Tuesday, 16 November 2010

Why not to mix reading and walking

I am a huge fan of public transport, and not just for the ease of commute. Till the blue lines and green lines or whatever-the-colour line buses in Delhi began bursting at their seams, I was a regular on them, preferring to sit by the window seat for various pertinent reasons. One of them was the need to experience the sights and sounds of Delhi. Yes believe it or not, Delhi makes for an interesting place to observe - as the bus takes you on bumpy roads through busy lanes, green avenues, collapsing flyovers, historic relics, kitchy shops under the surreal red hues blue/grey skies, while random voices talk in the background about an impending meeting or the dreaded exam or the love tangle, peppered by the bus conductor and driver's colourful exchange over ticket collection…. Sigh.... but as usual I digress.

When not indulging in sight-seeing, I caught up with my reading. However, the best place to diminish the reading backlog, I discovered, was the Delhi Metro, to which I made a move when I changed jobs and the work place existed in the back of beyond. The prolonged use of the blessed Metro rail, made the transition to the London Tube quite easy [and also the fact that when I first got on board the underground train, the announcer (on the Piccadilly line) sounded just like Neeti Ravindran. Don't laugh; when you first move away from all things familiar, these small instances help tide over the homesickness]. In fact, I found it was a better place to catch up on reading for there is no idle chatter to distract you and everyone is busy ignoring everyone else; quite unlike Delhi where most men are busy trying to find ways to familiarize themselves with your anatomy.

I have finished whole novels, while travelling; not in one go of course, no line is long enough. Husband's often commented on how I make for poor company when on the move, so now we travel separately. He thinks this obsession with reading is ridiculous but has to admit I am not as bad as some others who haunt the underground - the true “avid” reader. These souls are ones who are so enchanted by the book they are reading that they read even as they walk.

My first run in with one of them, literally, was on platform 3 at Angel station. With my ears plugged with music, I was on my merry way out when I collided headlong into one of these "avid" readers I mentioned. Not an encounter that left tweeties circling around my noggin, but one that was inconvenient enough. To be fair, the perpetrator was suitably apologetic; not enough to have been cured of her bad habit. For the moment we parted ways, she was back with her nose buried into the book. I shook my head and walked away, recognising a goner when I see one.

At the time I thought it was a one-off chance meeting with the species; I was wrong. I began spying these people every here and there. Noses buried deep into their tomes, they walk mindless of the world around them. Fond of reading, I tried to admire their dedication and came up with a naught. Well, not really; I actually felt quite irritated, and curious.

What exactly was it that they were perusing, also how did they ever mange not to find their way on to the tracks, given the concentration they were devoting to the written word. Or may be not all are lucky. I wonder how many of those “customer under the train” announcements signaled the martyrdom of some champion of reading.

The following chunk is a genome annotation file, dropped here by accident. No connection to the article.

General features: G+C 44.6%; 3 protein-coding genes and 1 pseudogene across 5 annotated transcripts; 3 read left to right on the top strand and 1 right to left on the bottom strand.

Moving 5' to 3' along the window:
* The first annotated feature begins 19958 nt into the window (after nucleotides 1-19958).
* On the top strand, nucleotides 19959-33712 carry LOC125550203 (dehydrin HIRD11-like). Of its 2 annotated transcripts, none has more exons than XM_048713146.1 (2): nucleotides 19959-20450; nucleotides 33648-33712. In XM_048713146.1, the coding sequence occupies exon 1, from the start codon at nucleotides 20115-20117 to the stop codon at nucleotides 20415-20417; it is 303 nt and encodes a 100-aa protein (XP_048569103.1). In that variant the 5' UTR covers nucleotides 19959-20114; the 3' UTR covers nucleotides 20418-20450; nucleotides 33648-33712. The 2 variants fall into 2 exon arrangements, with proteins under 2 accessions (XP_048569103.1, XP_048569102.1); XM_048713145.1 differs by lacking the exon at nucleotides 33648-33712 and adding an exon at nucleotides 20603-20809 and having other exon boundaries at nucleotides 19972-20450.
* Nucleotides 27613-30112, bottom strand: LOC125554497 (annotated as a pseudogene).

I have read many an interesting book but none ever which would want me to risk life and limb for it or turn myself into a public nuisance. Honestly how much fun can it be reading as you walk, bumping into people every two seconds or being crushed under the wheels of a locomotive. How about you concentrate on getting on that train, read it as you travel or if you want, wait till you get home, get comfortable and then read... it works, I promise. I have tried it many times and I guarantee it'd be worth the wait (not of course if it is on Vampire love stories, they suck wherever they are read). If you think (as I do at times) that u can't wait till you get home, read as you travel, or first park yourself somewhere.

Or if you are merely doing it to ignore human existence while in crowded places, try plugging you ears with music or white noise, whatever you like, instead; works better. At least you would know where you are walking and may even live to read another day.

8 comments:

Latin Sardar said...
This comment has been removed by the author.
March Hare said...

you will have to direct that question to V, u see!
So nw basically we will have uncouth buggers telling women to get off the "general" compartment to go to the reserved ones cos by default the rest of the coaches is their territory. Bloody brilliant. Do u think Sreedharan would threaten to resign over that?

coffee beans said...

Lol!! Freaks you have there! The only time I have done something similar is is when I was studying for college exams - you know, read as you walk to the hall. Even then your advice would have worked better!
On the Delhi Metro's new policy on separate coaches - They don't stop women from entering on 'men's' coaches, but men are strictly barred from entering th ladies, which is not the best idea since a lot of the time, women have space enough to do the dandia and men are standing one atop the other.
Gr8 post!!

George said...

Walk and talk sirjee! :P

Sengemo said...

I don't have a death wish, so I read ONLY in the Metro. But I am curious too :)
And latin sardar ji, it is great to be able to travel in BOTH the coaches which I do everyday! Didn't know that you could 'pay' and travel i the women's coach. Haven't come across that.
And coffee beans, I LOVE DANDIA!! he he he

Latin Sardar said...
This comment has been removed by the author.
March Hare said...

I see u guys are sorted, of sorts!

Latin Sardar said...
This comment has been removed by the author.